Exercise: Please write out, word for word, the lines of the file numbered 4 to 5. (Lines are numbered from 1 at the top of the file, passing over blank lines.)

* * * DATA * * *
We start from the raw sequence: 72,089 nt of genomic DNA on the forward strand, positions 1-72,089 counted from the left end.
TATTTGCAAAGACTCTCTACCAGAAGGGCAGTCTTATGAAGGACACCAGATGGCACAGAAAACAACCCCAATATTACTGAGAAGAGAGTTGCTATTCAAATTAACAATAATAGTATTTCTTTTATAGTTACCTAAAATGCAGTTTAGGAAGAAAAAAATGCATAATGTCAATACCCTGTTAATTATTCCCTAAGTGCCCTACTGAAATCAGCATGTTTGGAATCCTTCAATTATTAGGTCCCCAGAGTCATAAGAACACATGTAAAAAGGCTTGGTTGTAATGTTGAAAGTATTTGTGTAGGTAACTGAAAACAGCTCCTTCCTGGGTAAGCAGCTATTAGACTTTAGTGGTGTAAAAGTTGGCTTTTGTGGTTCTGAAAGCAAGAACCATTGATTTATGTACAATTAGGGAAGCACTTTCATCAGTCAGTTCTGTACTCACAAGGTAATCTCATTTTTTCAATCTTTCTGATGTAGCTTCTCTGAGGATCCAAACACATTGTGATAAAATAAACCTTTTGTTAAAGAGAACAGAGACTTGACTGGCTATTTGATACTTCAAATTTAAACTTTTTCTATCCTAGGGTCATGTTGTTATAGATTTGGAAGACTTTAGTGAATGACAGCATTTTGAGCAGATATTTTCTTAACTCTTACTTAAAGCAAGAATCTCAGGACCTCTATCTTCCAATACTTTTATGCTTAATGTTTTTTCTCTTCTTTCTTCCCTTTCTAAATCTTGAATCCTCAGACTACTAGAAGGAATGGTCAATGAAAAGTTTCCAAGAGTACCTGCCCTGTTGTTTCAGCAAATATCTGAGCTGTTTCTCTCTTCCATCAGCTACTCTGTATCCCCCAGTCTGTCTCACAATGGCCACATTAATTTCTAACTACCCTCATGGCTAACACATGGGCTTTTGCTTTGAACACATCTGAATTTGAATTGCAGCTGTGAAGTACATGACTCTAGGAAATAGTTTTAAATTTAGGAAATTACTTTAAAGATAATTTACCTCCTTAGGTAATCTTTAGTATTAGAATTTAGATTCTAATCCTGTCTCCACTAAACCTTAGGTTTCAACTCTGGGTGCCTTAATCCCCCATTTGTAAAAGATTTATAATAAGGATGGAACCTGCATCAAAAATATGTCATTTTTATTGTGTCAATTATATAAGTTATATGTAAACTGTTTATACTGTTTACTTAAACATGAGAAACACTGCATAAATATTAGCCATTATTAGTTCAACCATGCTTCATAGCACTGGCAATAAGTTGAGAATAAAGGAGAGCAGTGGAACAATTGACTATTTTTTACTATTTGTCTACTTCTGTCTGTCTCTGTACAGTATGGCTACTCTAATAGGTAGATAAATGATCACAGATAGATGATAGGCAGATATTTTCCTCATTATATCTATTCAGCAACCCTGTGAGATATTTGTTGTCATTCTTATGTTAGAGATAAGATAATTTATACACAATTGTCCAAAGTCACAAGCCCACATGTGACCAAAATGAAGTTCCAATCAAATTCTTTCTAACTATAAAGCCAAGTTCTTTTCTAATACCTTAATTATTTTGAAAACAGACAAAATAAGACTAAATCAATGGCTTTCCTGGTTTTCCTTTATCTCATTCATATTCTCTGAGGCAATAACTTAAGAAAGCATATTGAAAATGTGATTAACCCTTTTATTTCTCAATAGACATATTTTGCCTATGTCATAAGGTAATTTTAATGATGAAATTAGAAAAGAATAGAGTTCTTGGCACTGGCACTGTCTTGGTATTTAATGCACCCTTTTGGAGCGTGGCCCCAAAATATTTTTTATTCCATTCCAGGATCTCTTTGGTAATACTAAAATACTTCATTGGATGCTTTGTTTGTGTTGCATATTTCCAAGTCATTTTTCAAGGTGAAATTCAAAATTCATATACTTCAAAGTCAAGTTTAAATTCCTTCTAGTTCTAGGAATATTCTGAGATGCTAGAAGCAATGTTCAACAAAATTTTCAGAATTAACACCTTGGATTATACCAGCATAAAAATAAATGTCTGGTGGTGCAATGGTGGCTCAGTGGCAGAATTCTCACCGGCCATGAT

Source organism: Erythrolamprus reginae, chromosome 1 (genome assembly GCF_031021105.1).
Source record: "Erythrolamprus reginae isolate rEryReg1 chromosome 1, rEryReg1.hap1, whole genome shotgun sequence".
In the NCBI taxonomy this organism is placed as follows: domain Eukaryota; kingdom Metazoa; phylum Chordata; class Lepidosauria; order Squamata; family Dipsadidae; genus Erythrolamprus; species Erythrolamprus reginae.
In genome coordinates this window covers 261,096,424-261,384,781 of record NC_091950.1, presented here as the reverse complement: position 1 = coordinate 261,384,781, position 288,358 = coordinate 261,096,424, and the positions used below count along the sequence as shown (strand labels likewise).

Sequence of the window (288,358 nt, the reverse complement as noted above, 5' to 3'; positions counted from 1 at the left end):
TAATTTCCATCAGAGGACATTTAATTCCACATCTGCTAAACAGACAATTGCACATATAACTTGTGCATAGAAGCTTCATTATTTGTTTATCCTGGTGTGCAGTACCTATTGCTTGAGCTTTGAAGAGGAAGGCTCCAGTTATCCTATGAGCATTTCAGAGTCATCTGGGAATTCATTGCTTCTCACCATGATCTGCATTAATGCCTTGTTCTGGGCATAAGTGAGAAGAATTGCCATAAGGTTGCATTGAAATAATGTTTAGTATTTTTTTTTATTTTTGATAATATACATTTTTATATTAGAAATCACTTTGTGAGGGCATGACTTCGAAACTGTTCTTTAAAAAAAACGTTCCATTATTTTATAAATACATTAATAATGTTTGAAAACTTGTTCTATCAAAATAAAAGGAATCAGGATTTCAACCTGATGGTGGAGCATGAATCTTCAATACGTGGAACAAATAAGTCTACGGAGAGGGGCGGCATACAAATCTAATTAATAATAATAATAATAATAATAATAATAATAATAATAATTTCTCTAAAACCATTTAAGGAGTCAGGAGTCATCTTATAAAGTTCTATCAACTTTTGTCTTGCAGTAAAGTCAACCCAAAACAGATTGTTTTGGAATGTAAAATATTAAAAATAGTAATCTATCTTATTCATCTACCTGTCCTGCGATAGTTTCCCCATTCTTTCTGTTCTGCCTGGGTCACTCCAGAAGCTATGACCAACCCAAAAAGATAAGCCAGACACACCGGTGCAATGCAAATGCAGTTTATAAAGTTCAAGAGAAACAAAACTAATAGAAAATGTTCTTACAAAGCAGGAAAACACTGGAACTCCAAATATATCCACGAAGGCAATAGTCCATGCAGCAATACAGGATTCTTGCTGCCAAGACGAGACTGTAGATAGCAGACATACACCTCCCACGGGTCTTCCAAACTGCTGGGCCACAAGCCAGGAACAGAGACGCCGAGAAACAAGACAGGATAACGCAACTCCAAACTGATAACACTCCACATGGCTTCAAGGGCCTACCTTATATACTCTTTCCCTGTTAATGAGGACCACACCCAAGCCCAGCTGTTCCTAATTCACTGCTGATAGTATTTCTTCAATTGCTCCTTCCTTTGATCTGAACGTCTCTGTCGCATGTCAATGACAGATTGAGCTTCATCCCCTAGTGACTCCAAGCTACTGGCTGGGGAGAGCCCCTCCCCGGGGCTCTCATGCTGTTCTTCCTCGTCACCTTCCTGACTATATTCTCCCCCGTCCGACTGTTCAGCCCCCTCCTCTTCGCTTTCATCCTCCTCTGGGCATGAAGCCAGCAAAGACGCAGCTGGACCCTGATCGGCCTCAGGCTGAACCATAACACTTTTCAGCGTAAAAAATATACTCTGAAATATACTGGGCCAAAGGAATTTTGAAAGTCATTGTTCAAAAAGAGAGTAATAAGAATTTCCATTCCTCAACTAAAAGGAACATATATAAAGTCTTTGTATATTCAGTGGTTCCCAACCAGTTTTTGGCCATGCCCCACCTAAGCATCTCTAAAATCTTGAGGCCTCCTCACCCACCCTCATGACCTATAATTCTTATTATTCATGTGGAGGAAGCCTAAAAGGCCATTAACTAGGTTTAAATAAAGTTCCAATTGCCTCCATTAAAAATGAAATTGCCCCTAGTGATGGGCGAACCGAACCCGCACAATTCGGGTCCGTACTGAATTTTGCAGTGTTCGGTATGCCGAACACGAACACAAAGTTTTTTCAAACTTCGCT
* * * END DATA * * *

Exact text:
Source record: "Erythrolamprus reginae isolate rEryReg1 chromosome 1, rEryReg1.hap1, whole genome shotgun sequence".
In the NCBI taxonomy this organism is placed as follows: domain Eukaryota; kingdom Metazoa; phylum Chordata; class Lepidosauria; order Squamata; family Dipsadidae; genus Erythrolamprus; species Erythrolamprus reginae.